Harriet Tubman Middle School teacher Bryan Chu has been placed on paid administrative leave by Portland Public Schools, and school administrators say his outspoken behavior at school board meetings is one reason.

In a letter from the district dated April 1 and shared with OPB, a senior administrator outlined four allegations against Chu; two involve disrupting board meetings. Chu is also accused of telling a student to “shut up,” and school district leaders allege that Chu coached students to send letters criticizing the relocation of Harriet Tubman Middle School. Portland Public Schools leaders are moving the school due to the Interstate 5 freeway expansion.

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Chu, who teaches social studies, says he’s been under investigation by the district before. He’s spoken out publicly against the district’s actions around equity.

According to the letter by Emily Gaffney, Portland Public Schools senior manager of employee and labor relations, Chu is on paid leave pending the outcome of a personnel investigation into his alleged misconduct, and he is being kept out of the classroom due to concerns that his presence might interfere with the investigation.

“At the end of the day, I’m going to stand on the right side of history,” Chu said. “If that means losing my job, then why would I want to work in a school or a school system that values dishonesty?”

The letter addressed to Chu says he “swore, yelled, and disrupted” a board meeting on Feb. 22. That meeting came after news of potential staffing cuts in the district, and PPS board Chair Michelle DePass had to call a brief recess due to yelling from several people in the audience.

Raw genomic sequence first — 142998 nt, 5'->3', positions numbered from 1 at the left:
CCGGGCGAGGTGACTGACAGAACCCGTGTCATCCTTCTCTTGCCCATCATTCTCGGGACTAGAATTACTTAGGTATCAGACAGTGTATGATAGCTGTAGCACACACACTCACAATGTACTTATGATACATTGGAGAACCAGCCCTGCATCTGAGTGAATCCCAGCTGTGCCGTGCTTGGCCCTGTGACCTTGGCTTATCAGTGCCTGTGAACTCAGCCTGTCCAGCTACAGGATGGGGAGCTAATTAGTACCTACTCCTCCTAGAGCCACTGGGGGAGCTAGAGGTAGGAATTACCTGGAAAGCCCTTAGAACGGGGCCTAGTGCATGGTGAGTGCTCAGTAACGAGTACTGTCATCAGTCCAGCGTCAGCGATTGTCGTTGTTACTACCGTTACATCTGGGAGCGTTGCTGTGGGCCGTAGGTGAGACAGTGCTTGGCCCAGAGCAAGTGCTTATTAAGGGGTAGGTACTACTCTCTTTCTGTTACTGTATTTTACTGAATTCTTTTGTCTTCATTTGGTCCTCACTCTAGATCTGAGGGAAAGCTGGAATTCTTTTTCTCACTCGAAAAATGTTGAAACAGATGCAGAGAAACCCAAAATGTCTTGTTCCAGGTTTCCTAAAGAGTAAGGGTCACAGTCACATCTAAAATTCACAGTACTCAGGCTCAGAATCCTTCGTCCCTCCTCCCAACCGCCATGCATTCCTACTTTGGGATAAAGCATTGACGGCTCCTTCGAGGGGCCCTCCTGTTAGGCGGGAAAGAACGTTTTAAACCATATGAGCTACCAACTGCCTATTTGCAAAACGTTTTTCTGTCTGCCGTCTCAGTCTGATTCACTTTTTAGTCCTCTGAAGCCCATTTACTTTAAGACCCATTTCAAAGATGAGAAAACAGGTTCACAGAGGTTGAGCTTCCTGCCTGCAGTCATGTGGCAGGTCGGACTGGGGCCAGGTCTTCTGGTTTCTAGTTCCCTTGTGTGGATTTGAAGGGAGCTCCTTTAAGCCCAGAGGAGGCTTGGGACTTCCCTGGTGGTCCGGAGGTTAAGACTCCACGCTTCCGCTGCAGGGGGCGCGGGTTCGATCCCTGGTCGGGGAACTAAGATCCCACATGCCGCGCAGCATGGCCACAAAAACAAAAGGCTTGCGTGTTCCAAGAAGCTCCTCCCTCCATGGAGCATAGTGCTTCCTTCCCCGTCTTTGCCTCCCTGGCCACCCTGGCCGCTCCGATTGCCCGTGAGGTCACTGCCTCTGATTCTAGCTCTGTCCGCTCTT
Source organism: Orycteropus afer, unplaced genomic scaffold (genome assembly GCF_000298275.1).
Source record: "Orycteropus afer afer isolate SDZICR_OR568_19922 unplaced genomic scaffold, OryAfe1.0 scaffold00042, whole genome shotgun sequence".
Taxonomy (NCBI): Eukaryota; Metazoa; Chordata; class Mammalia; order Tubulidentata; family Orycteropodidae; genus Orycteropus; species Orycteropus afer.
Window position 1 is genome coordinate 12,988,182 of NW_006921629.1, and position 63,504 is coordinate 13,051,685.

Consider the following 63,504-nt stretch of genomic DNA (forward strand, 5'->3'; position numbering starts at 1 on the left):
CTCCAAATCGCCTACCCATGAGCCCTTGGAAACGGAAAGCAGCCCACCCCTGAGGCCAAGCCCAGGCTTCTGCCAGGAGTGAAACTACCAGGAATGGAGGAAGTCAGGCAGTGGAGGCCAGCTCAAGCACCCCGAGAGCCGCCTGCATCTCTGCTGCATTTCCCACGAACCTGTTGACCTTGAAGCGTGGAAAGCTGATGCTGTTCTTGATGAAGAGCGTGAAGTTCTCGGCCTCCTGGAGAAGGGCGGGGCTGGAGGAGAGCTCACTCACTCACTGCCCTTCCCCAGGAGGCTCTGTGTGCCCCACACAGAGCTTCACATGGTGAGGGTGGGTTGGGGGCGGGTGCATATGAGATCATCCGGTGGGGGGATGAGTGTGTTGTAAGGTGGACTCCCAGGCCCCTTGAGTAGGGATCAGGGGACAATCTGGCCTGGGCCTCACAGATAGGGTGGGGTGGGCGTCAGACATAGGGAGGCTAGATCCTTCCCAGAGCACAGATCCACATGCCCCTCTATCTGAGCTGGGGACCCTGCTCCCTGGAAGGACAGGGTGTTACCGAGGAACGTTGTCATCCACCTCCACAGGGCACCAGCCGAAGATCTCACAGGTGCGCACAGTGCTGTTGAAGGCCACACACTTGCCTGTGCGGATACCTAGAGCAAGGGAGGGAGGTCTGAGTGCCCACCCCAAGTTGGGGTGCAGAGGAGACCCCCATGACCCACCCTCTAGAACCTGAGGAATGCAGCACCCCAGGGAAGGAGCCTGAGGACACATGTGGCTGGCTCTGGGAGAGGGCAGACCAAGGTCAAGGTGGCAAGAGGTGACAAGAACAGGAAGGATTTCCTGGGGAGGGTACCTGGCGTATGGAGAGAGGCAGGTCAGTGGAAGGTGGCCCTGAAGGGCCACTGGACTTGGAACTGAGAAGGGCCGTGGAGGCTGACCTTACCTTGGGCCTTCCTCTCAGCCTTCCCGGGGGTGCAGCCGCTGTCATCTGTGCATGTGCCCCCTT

Another teacher of color, Ockley Green Middle School teacher Chris Riser, told OPB he was also placed under investigation for allegations that he was “disruptive and interrupted proceedings by yelling” during the Feb. 22 meeting, but he is not on leave.

Riser was one of several teachers and a few students who showed up in support of Chu at Tuesday’s PPS board meeting. Some held signs. One read, “Stop silencing voices of dissent!!!”

Riser said he has a long professional relationship with Chu, starting with Riser’s first experience in the district as a teaching candidate. Riser said he wanted to share a “character reference” of Chu.

“I’ve never seen another educator who is so dedicated and in tune with their students and what they need,” Riser said, “who knows how to push them really hard to excel.”

Some 8th grade students attending their first in-person board meeting Tuesday told OPB they disagreed strongly with characterizations that they were “coached” to write letters criticizing the Tubman relocation.

“We had no idea that the relocation and the expansion of the highway was happening, and he gave us the resources to become these advocates for our rights as students, and for our voices to be heard,” said a student named Sonja, who attended the meeting alongside fellow middle schoolers Stella and Zoe.

“It wasn’t even graded!” Stella added.

“His classroom was one of the only safe spaces that all the students felt like they could go to if they were having a hard time,” Sonja said. “He was always there and just very understanding of the students and their needs, and could always communicate with us clearly.”

Via email, another 8th grader shared that Chu made class “fun and engaging”.

Two of the district’s allegations against Chu stem from conversation around the Harriet Tubman relocation.